3 Purposes of Preaching

The Threefold Task of Preaching

The Apostle Paul deals with the proclamation of the Word in 2 Timothy 4:2: “Preach the word; be instant in season, out of season; reprove, rebuke, exhort with all longsuffering and doctrine.” The word preach means “to herald or announce.” In Titus 1:3, Paul said that God “hath in due time manifested his word through preaching.” The word manifested (phaneroo, from phaneros) means to “make visible, clear…, uncover, lay bare, reveal.” Proper preaching will reveal the truth—make it visible—and will accomplish at least three things according to 2 Timothy 4:2:

1. Preaching Should Convict (Isaiah 58:1, John 15:22)

The word reprove in this verse is the same word found in 2 Timothy 3:16 and means “to convict, rebuke.” The preacher is to both preach the facts of the Word and to expose the faults of the people so as to convince them of the need for change. This is the same word used in John 16:8 of the Holy Spirit who, “Will reprove the world of sin, and of righteousness, and of judgment.”

There are those who contend that only the Holy Spirit is to convict the sinner and the responsibility of the preacher is only to exposit the passage. That is not true. The holy speaker, in the power of the Holy Spirit, is to both present the Scripture and persuade the sinner to submit to the will of God. The preacher is not only a proclaimer but a persuader as well. Note carefully Acts 13:43, “Now when the congregation was broken up, many of the Jews and religious proselytes followed Paul and Barnabas: who, speaking to them, persuaded them to continue in the grace of God.” Study the preaching of Paul as described in Acts 18:4, “And he reasoned in the synagogue every sabbath, and persuaded the Jews and the Greeks.” See it again in Acts 19:26, “Moreover ye see and hear, that not alone at Ephesus, but almost throughout all Asia, this Paul hath persuaded and turned away much people, saying that they be no gods, which are made with hands:”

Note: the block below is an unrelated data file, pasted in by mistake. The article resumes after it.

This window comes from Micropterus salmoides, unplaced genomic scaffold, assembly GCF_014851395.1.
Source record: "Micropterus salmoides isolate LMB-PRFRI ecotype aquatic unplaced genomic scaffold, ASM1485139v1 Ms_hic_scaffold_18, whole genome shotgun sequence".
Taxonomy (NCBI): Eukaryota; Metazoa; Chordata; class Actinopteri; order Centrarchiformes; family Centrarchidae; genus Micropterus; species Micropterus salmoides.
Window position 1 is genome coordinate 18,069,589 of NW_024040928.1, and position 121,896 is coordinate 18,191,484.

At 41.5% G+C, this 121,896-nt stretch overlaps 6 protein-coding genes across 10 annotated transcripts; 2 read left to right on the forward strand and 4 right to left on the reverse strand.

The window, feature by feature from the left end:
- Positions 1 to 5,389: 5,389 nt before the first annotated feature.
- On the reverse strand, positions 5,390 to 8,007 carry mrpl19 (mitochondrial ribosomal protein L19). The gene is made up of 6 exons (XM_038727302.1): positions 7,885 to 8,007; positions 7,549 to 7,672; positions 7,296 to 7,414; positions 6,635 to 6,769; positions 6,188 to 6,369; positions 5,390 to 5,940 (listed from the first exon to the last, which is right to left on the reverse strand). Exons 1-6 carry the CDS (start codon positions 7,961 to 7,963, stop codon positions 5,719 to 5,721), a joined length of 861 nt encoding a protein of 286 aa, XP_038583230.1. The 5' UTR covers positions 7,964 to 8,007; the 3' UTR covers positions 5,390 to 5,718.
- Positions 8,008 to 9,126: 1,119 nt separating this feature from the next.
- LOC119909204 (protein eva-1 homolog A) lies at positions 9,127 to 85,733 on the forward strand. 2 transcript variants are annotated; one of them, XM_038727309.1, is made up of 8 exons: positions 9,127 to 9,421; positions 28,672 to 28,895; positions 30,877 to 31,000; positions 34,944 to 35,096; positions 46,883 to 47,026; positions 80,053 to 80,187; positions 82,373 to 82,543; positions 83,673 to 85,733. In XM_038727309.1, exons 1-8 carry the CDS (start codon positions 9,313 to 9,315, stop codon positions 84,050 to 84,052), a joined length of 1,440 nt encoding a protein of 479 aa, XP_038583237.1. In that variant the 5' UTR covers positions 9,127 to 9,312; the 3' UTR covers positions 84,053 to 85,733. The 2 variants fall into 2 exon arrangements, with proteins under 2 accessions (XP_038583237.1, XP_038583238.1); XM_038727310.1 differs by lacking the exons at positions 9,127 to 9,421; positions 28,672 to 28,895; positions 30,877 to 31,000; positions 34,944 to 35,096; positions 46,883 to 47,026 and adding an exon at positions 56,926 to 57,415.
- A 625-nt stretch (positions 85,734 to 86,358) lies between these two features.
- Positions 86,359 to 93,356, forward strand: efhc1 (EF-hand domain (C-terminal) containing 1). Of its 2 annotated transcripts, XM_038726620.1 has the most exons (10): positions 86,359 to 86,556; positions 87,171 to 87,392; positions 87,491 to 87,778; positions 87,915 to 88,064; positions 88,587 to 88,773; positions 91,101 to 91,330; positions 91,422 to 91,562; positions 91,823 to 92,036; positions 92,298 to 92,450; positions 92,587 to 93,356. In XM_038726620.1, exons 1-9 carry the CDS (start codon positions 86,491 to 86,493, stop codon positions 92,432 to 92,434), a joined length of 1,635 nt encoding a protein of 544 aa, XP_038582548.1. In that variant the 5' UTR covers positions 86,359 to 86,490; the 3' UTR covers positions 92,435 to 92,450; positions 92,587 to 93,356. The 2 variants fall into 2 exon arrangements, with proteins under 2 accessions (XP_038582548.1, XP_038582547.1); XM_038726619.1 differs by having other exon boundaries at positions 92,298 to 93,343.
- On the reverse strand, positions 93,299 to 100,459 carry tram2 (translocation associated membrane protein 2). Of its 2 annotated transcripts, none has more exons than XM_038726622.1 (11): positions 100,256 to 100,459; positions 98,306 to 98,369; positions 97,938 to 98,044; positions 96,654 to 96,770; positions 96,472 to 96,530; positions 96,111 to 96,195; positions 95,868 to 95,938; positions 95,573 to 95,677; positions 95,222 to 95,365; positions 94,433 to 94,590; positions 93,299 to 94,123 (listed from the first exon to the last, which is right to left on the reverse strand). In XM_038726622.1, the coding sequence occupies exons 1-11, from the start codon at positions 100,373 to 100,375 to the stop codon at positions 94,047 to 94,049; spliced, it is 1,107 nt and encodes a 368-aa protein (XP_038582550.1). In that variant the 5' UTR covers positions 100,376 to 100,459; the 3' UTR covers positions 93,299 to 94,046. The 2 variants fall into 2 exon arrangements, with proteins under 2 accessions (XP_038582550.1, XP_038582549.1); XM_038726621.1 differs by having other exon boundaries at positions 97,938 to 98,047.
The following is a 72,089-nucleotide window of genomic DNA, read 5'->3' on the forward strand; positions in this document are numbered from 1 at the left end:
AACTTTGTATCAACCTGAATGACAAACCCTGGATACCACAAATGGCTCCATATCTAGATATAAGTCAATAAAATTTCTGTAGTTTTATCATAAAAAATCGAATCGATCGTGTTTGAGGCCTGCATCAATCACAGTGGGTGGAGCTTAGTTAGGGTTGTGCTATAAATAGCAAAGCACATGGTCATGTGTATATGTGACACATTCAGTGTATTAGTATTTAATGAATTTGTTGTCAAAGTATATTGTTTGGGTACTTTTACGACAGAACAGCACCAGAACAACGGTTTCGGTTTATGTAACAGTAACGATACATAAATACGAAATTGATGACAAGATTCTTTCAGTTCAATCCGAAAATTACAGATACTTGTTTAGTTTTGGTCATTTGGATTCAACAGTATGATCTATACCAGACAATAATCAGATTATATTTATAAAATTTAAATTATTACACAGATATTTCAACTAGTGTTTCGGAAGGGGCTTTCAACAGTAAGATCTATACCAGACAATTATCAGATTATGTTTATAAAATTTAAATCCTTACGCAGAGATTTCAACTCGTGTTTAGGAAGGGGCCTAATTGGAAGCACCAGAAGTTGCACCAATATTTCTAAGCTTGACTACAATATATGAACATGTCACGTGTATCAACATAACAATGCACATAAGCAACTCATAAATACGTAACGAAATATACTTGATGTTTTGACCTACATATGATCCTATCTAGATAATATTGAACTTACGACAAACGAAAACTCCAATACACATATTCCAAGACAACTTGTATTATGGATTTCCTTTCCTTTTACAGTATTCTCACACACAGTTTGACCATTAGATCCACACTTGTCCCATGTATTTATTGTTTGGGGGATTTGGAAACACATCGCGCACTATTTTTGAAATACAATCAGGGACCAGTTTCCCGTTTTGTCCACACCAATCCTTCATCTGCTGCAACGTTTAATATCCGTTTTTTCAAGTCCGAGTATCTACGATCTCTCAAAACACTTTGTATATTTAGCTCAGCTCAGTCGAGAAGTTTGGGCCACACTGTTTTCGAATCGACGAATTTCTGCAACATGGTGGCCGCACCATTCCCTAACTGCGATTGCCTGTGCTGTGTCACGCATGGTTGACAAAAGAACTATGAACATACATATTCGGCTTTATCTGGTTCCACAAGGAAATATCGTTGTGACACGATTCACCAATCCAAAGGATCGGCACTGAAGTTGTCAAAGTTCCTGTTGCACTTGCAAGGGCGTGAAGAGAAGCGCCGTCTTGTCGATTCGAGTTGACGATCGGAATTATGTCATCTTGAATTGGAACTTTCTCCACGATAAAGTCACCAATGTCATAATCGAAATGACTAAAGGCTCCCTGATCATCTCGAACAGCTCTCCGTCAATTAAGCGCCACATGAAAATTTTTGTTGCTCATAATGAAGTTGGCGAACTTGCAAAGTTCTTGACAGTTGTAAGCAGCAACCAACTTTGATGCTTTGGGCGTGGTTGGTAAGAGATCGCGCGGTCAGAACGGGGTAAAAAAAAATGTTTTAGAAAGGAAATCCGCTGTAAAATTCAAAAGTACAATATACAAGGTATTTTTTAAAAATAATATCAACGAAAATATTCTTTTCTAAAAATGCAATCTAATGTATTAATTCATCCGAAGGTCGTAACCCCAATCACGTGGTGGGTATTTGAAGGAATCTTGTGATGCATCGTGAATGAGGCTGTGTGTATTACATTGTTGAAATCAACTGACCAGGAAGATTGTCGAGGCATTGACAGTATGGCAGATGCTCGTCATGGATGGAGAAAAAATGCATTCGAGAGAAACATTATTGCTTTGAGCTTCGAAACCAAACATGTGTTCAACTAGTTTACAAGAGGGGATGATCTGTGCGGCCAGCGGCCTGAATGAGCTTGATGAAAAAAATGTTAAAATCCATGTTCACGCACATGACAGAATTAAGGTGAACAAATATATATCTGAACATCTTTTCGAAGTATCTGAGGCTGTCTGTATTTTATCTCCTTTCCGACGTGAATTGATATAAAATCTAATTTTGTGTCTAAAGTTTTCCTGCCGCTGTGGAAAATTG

It is obvious from Scripture that both Barnabas and Paul were seeking to persuade others to come to Christ or continue with Christ. Strong defines persuade as “to convince (by argument, true or false).” Robertson says it comes from the term “to urge.” The Theological Dictionary of the New Testament defines persuade as “to convince.” The Greek English Lexicon of the New Testament agrees stating that it means “to convince someone to believe something and to act on the basis of what is recommended.” Simply stated both Paul and Barnabas preached to persuade!

2. Preaching Should Correct (Titus 2:15, Jude 9)

The Greek word for rebuke, elegcho, means “to convict, refute, reprove.” God told Isaiah to, “Cry aloud, spare not, lift up thy voice like a trumpet, and shew my people their transgression, and the house of Jacob their sins” (Isaiah 58:1). To reprove is to disclose the sinfulness of the sin, and to rebuke is to expose the sinfulness of the sinner. Concerning biblical preaching, Ray Steadman declared, “It is the business of preaching to change the total world view of every member of the congregation, to dispel secular illusions, to identify and underscore concepts and practices that are not right.”

3. Preaching Should Challenge

Again the word exhort, parakaleo, is associated with the Holy Spirit, for He is the Paraclete. To exhort is to “call near, invite, console…comfort.” Biblical preaching will not only expose the sin and the sinner, but will encourage him as well. The Holy Spirit convicts the believer in order to change him to Christ-likeness through the vehicle of preaching.

This article is an excerpt from Dr. Tom Farrell's new book, Preaching That Pleases God, available from Striving Together Publications.

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